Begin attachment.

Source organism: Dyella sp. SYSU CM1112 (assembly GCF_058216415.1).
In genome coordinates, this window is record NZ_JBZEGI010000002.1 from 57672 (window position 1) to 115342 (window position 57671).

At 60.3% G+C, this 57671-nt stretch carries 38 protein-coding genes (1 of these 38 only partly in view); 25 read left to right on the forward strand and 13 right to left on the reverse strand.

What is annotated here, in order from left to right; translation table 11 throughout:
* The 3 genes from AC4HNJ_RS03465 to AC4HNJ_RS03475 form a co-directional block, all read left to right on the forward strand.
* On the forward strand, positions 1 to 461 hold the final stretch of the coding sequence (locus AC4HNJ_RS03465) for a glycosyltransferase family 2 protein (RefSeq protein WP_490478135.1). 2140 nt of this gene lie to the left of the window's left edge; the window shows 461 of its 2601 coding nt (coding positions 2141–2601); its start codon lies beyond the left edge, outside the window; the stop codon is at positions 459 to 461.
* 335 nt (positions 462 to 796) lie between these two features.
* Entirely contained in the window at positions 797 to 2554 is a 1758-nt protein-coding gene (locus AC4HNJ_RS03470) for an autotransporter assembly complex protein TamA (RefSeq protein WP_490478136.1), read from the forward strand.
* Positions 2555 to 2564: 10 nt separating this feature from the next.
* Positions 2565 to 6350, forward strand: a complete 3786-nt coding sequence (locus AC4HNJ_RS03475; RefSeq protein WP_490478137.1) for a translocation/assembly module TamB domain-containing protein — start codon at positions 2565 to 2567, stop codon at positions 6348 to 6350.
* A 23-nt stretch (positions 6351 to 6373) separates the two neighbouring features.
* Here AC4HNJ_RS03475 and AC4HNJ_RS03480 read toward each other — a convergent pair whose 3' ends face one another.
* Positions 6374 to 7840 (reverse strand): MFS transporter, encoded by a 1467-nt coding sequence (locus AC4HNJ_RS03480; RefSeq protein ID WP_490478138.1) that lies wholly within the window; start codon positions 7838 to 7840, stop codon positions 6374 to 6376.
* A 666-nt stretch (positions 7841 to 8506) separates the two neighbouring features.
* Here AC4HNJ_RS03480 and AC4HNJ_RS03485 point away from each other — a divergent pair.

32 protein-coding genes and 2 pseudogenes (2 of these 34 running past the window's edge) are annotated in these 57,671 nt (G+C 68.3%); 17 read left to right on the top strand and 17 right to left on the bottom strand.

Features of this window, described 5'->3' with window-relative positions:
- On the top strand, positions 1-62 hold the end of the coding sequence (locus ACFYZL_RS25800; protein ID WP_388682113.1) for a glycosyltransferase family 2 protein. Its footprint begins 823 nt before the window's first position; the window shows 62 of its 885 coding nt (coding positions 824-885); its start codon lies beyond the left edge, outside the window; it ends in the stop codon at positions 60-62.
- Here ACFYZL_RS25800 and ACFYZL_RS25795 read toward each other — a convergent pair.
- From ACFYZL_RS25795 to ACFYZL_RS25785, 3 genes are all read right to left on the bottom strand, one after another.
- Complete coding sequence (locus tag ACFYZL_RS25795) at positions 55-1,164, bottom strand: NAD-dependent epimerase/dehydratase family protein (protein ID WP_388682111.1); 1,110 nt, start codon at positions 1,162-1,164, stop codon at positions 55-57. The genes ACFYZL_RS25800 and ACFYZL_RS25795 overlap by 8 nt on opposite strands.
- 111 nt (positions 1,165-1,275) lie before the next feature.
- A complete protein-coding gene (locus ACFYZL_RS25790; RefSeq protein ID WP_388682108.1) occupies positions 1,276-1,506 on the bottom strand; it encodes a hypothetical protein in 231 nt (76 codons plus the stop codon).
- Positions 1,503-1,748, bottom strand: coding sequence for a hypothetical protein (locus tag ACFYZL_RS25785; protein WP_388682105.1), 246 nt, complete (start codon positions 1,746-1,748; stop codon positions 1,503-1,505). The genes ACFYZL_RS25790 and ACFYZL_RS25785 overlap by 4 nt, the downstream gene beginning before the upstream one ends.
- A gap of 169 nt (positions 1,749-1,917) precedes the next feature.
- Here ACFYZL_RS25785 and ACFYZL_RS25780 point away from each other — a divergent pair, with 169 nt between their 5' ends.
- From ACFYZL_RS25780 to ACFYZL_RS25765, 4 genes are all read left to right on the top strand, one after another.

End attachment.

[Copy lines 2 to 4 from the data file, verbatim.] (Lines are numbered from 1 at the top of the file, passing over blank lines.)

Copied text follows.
In genome coordinates, this window is record NZ_JBZEGI010000002.1 from 57672 (window position 1) to 115342 (window position 57671).

At 60.3% G+C, this 57671-nt stretch carries 38 protein-coding genes (1 of these 38 only partly in view); 25 read left to right on the forward strand and 13 right to left on the reverse strand.

What is annotated here, in order from left to right; translation table 11 throughout: